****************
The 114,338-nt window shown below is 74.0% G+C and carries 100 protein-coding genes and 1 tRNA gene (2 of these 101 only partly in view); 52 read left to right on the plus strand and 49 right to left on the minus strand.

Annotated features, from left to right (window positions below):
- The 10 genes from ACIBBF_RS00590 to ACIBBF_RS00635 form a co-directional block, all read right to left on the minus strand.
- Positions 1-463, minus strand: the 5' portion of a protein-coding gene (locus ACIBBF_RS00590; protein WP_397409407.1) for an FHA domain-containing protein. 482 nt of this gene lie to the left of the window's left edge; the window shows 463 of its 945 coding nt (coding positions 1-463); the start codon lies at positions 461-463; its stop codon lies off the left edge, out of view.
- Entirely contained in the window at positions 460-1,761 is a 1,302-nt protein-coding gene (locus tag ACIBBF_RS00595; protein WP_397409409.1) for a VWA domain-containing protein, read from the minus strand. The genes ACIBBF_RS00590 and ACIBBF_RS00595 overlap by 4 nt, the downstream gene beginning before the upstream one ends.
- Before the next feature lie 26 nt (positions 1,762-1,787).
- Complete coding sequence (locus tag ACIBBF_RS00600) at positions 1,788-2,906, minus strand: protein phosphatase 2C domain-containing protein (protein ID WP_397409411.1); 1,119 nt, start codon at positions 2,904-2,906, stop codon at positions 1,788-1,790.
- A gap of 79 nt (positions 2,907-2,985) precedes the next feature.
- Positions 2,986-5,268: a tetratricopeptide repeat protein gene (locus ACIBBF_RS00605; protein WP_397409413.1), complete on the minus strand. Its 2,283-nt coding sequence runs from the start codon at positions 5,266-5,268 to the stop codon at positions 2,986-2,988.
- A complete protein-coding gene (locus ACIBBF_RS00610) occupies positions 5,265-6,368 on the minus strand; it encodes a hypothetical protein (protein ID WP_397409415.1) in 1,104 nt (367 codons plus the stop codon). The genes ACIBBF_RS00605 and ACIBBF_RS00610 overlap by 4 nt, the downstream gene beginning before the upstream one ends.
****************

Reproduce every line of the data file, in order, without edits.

The 114,338-nt window shown below is 74.0% G+C and carries 100 protein-coding genes and 1 tRNA gene (2 of these 101 only partly in view); 52 read left to right on the plus strand and 49 right to left on the minus strand.

Annotated features, from left to right (window positions below):
- The 10 genes from ACIBBF_RS00590 to ACIBBF_RS00635 form a co-directional block, all read right to left on the minus strand.
- Positions 1-463, minus strand: the 5' portion of a protein-coding gene (locus ACIBBF_RS00590; protein WP_397409407.1) for an FHA domain-containing protein. 482 nt of this gene lie to the left of the window's left edge; the window shows 463 of its 945 coding nt (coding positions 1-463); the start codon lies at positions 461-463; its stop codon lies off the left edge, out of view.
- Entirely contained in the window at positions 460-1,761 is a 1,302-nt protein-coding gene (locus tag ACIBBF_RS00595; protein WP_397409409.1) for a VWA domain-containing protein, read from the minus strand. The genes ACIBBF_RS00590 and ACIBBF_RS00595 overlap by 4 nt, the downstream gene beginning before the upstream one ends.
- Before the next feature lie 26 nt (positions 1,762-1,787).
- Complete coding sequence (locus tag ACIBBF_RS00600) at positions 1,788-2,906, minus strand: protein phosphatase 2C domain-containing protein (protein ID WP_397409411.1); 1,119 nt, start codon at positions 2,904-2,906, stop codon at positions 1,788-1,790.
- A gap of 79 nt (positions 2,907-2,985) precedes the next feature.
- Positions 2,986-5,268: a tetratricopeptide repeat protein gene (locus ACIBBF_RS00605; protein WP_397409413.1), complete on the minus strand. Its 2,283-nt coding sequence runs from the start codon at positions 5,266-5,268 to the stop codon at positions 2,986-2,988.
- A complete protein-coding gene (locus ACIBBF_RS00610) occupies positions 5,265-6,368 on the minus strand; it encodes a hypothetical protein (protein ID WP_397409415.1) in 1,104 nt (367 codons plus the stop codon). The genes ACIBBF_RS00605 and ACIBBF_RS00610 overlap by 4 nt, the downstream gene beginning before the upstream one ends.